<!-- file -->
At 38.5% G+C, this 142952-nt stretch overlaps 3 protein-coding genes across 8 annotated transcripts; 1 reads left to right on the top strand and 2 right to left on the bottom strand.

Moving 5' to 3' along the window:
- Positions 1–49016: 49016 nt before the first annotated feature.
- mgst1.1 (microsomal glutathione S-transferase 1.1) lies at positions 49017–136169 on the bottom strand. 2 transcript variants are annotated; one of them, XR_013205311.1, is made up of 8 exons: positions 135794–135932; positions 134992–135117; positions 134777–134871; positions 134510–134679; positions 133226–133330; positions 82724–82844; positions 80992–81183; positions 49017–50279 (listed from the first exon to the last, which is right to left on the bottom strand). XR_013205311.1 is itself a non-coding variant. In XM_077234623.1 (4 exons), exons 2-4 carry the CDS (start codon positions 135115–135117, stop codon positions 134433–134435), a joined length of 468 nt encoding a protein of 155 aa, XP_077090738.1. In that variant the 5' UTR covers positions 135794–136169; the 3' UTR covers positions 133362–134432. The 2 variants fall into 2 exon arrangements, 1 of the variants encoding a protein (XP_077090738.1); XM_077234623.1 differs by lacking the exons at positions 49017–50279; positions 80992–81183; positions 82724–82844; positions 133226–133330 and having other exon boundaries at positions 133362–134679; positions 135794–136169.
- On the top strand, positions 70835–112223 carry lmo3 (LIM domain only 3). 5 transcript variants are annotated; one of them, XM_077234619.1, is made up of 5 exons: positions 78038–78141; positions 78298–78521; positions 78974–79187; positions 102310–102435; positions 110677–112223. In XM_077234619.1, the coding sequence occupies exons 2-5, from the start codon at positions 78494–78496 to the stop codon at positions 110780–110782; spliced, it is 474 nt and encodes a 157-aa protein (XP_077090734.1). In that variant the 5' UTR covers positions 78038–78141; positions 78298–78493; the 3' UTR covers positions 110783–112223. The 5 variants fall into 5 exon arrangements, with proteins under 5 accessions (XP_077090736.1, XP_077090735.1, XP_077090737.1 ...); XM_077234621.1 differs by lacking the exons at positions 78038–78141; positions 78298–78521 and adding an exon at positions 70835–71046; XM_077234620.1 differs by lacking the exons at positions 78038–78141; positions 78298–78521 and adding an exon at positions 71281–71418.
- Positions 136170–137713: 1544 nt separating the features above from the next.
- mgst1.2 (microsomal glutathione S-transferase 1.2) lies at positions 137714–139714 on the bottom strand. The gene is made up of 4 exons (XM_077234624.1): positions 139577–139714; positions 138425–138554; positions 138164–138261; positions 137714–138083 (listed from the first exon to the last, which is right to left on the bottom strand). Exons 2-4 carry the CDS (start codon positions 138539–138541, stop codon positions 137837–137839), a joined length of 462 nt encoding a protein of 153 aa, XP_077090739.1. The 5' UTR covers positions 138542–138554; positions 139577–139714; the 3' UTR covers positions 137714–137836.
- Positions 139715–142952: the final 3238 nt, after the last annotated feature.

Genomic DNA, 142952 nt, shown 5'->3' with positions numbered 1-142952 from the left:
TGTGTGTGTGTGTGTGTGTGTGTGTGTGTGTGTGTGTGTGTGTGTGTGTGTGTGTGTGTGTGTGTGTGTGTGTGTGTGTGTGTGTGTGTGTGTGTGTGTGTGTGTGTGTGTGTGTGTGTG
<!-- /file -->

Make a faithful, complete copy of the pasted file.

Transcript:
At 38.5% G+C, this 142952-nt stretch overlaps 3 protein-coding genes across 8 annotated transcripts; 1 reads left to right on the top strand and 2 right to left on the bottom strand.

Moving 5' to 3' along the window:
- Positions 1–49016: 49016 nt before the first annotated feature.
- mgst1.1 (microsomal glutathione S-transferase 1.1) lies at positions 49017–136169 on the bottom strand. 2 transcript variants are annotated; one of them, XR_013205311.1, is made up of 8 exons: positions 135794–135932; positions 134992–135117; positions 134777–134871; positions 134510–134679; positions 133226–133330; positions 82724–82844; positions 80992–81183; positions 49017–50279 (listed from the first exon to the last, which is right to left on the bottom strand). XR_013205311.1 is itself a non-coding variant. In XM_077234623.1 (4 exons), exons 2-4 carry the CDS (start codon positions 135115–135117, stop codon positions 134433–134435), a joined length of 468 nt encoding a protein of 155 aa, XP_077090738.1. In that variant the 5' UTR covers positions 135794–136169; the 3' UTR covers positions 133362–134432. The 2 variants fall into 2 exon arrangements, 1 of the variants encoding a protein (XP_077090738.1); XM_077234623.1 differs by lacking the exons at positions 49017–50279; positions 80992–81183; positions 82724–82844; positions 133226–133330 and having other exon boundaries at positions 133362–134679; positions 135794–136169.
- On the top strand, positions 70835–112223 carry lmo3 (LIM domain only 3). 5 transcript variants are annotated; one of them, XM_077234619.1, is made up of 5 exons: positions 78038–78141; positions 78298–78521; positions 78974–79187; positions 102310–102435; positions 110677–112223. In XM_077234619.1, the coding sequence occupies exons 2-5, from the start codon at positions 78494–78496 to the stop codon at positions 110780–110782; spliced, it is 474 nt and encodes a 157-aa protein (XP_077090734.1). In that variant the 5' UTR covers positions 78038–78141; positions 78298–78493; the 3' UTR covers positions 110783–112223. The 5 variants fall into 5 exon arrangements, with proteins under 5 accessions (XP_077090736.1, XP_077090735.1, XP_077090737.1 ...); XM_077234621.1 differs by lacking the exons at positions 78038–78141; positions 78298–78521 and adding an exon at positions 70835–71046; XM_077234620.1 differs by lacking the exons at positions 78038–78141; positions 78298–78521 and adding an exon at positions 71281–71418.
- Positions 136170–137713: 1544 nt separating the features above from the next.
- mgst1.2 (microsomal glutathione S-transferase 1.2) lies at positions 137714–139714 on the bottom strand. The gene is made up of 4 exons (XM_077234624.1): positions 139577–139714; positions 138425–138554; positions 138164–138261; positions 137714–138083 (listed from the first exon to the last, which is right to left on the bottom strand). Exons 2-4 carry the CDS (start codon positions 138539–138541, stop codon positions 137837–137839), a joined length of 462 nt encoding a protein of 153 aa, XP_077090739.1. The 5' UTR covers positions 138542–138554; positions 139577–139714; the 3' UTR covers positions 137714–137836.
- Positions 139715–142952: the final 3238 nt, after the last annotated feature.

Genomic DNA, 142952 nt, shown 5'->3' with positions numbered 1-142952 from the left:
TGTGTGTGTGTGTGTGTGTGTGTGTGTGTGTGTGTGTGTGTGTGTGTGTGTGTGTGTGTGTGTGTGTGTGTGTGTGTGTGTGTGTGTGTGTGTGTGTGTGTGTGTGTGTGTGTGTGTGTG